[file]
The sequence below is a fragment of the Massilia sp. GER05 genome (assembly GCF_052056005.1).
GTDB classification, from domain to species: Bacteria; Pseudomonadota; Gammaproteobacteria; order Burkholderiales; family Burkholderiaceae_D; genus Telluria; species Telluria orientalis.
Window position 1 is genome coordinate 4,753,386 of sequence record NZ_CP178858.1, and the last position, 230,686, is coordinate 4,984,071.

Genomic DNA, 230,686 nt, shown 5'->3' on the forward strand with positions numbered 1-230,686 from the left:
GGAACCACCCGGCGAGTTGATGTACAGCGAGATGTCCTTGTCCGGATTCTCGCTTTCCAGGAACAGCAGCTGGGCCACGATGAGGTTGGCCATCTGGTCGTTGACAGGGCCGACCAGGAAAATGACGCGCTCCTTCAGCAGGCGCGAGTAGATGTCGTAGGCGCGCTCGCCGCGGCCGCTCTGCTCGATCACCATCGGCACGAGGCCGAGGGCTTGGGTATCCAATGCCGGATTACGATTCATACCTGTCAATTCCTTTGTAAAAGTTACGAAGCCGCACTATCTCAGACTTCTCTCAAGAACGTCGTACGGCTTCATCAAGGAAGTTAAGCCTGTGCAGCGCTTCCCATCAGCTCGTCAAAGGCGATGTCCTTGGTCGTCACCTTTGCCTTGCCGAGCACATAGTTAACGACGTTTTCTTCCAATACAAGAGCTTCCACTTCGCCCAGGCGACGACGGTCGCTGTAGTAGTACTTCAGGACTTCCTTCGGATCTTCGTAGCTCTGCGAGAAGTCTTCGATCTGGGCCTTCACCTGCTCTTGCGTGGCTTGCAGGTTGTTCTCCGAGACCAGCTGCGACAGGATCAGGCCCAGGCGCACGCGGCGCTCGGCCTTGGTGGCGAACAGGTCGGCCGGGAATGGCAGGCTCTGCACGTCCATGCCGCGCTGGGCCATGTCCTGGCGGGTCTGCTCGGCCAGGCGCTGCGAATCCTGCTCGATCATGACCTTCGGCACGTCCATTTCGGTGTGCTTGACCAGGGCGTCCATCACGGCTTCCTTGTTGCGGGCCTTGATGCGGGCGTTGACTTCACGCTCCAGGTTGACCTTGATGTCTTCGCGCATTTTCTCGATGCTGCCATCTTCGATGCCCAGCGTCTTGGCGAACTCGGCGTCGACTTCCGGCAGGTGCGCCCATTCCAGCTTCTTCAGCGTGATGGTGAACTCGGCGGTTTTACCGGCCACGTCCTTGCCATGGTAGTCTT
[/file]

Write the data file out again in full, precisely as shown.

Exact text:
The sequence below is a fragment of the Massilia sp. GER05 genome (assembly GCF_052056005.1).
GTDB classification, from domain to species: Bacteria; Pseudomonadota; Gammaproteobacteria; order Burkholderiales; family Burkholderiaceae_D; genus Telluria; species Telluria orientalis.
Window position 1 is genome coordinate 4,753,386 of sequence record NZ_CP178858.1, and the last position, 230,686, is coordinate 4,984,071.

Genomic DNA, 230,686 nt, shown 5'->3' on the forward strand with positions numbered 1-230,686 from the left:
GGAACCACCCGGCGAGTTGATGTACAGCGAGATGTCCTTGTCCGGATTCTCGCTTTCCAGGAACAGCAGCTGGGCCACGATGAGGTTGGCCATCTGGTCGTTGACAGGGCCGACCAGGAAAATGACGCGCTCCTTCAGCAGGCGCGAGTAGATGTCGTAGGCGCGCTCGCCGCGGCCGCTCTGCTCGATCACCATCGGCACGAGGCCGAGGGCTTGGGTATCCAATGCCGGATTACGATTCATACCTGTCAATTCCTTTGTAAAAGTTACGAAGCCGCACTATCTCAGACTTCTCTCAAGAACGTCGTACGGCTTCATCAAGGAAGTTAAGCCTGTGCAGCGCTTCCCATCAGCTCGTCAAAGGCGATGTCCTTGGTCGTCACCTTTGCCTTGCCGAGCACATAGTTAACGACGTTTTCTTCCAATACAAGAGCTTCCACTTCGCCCAGGCGACGACGGTCGCTGTAGTAGTACTTCAGGACTTCCTTCGGATCTTCGTAGCTCTGCGAGAAGTCTTCGATCTGGGCCTTCACCTGCTCTTGCGTGGCTTGCAGGTTGTTCTCCGAGACCAGCTGCGACAGGATCAGGCCCAGGCGCACGCGGCGCTCGGCCTTGGTGGCGAACAGGTCGGCCGGGAATGGCAGGCTCTGCACGTCCATGCCGCGCTGGGCCATGTCCTGGCGGGTCTGCTCGGCCAGGCGCTGCGAATCCTGCTCGATCATGACCTTCGGCACGTCCATTTCGGTGTGCTTGACCAGGGCGTCCATCACGGCTTCCTTGTTGCGGGCCTTGATGCGGGCGTTGACTTCACGCTCCAGGTTGACCTTGATGTCTTCGCGCATTTTCTCGATGCTGCCATCTTCGATGCCCAGCGTCTTGGCGAACTCGGCGTCGACTTCCGGCAGGTGCGCCCATTCCAGCTTCTTCAGCGTGATGGTGAACTCGGCGGTTTTACCGGCCACGTCCTTGCCATGGTAGTCTT